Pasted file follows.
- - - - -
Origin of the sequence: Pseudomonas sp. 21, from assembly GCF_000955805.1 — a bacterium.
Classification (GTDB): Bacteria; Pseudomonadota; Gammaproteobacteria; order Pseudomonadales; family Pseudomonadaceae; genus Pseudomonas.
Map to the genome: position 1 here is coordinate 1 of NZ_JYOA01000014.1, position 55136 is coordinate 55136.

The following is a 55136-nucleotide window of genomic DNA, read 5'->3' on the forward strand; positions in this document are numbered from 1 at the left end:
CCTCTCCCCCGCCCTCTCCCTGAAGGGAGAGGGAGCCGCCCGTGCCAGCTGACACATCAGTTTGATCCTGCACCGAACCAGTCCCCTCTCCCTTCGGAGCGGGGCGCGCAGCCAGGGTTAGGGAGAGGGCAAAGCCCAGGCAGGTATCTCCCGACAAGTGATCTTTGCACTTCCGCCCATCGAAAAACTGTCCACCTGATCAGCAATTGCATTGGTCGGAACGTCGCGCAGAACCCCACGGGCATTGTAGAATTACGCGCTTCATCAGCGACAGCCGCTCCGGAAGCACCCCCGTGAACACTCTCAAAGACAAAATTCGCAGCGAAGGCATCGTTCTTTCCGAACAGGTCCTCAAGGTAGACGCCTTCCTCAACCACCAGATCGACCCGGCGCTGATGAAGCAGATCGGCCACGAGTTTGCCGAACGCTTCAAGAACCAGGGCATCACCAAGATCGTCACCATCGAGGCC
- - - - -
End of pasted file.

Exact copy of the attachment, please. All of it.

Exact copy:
Origin of the sequence: Pseudomonas sp. 21, from assembly GCF_000955805.1 — a bacterium.
Classification (GTDB): Bacteria; Pseudomonadota; Gammaproteobacteria; order Pseudomonadales; family Pseudomonadaceae; genus Pseudomonas.
Map to the genome: position 1 here is coordinate 1 of NZ_JYOA01000014.1, position 55136 is coordinate 55136.

The following is a 55136-nucleotide window of genomic DNA, read 5'->3' on the forward strand; positions in this document are numbered from 1 at the left end:
CCTCTCCCCCGCCCTCTCCCTGAAGGGAGAGGGAGCCGCCCGTGCCAGCTGACACATCAGTTTGATCCTGCACCGAACCAGTCCCCTCTCCCTTCGGAGCGGGGCGCGCAGCCAGGGTTAGGGAGAGGGCAAAGCCCAGGCAGGTATCTCCCGACAAGTGATCTTTGCACTTCCGCCCATCGAAAAACTGTCCACCTGATCAGCAATTGCATTGGTCGGAACGTCGCGCAGAACCCCACGGGCATTGTAGAATTACGCGCTTCATCAGCGACAGCCGCTCCGGAAGCACCCCCGTGAACACTCTCAAAGACAAAATTCGCAGCGAAGGCATCGTTCTTTCCGAACAGGTCCTCAAGGTAGACGCCTTCCTCAACCACCAGATCGACCCGGCGCTGATGAAGCAGATCGGCCACGAGTTTGCCGAACGCTTCAAGAACCAGGGCATCACCAAGATCGTCACCATCGAGGCC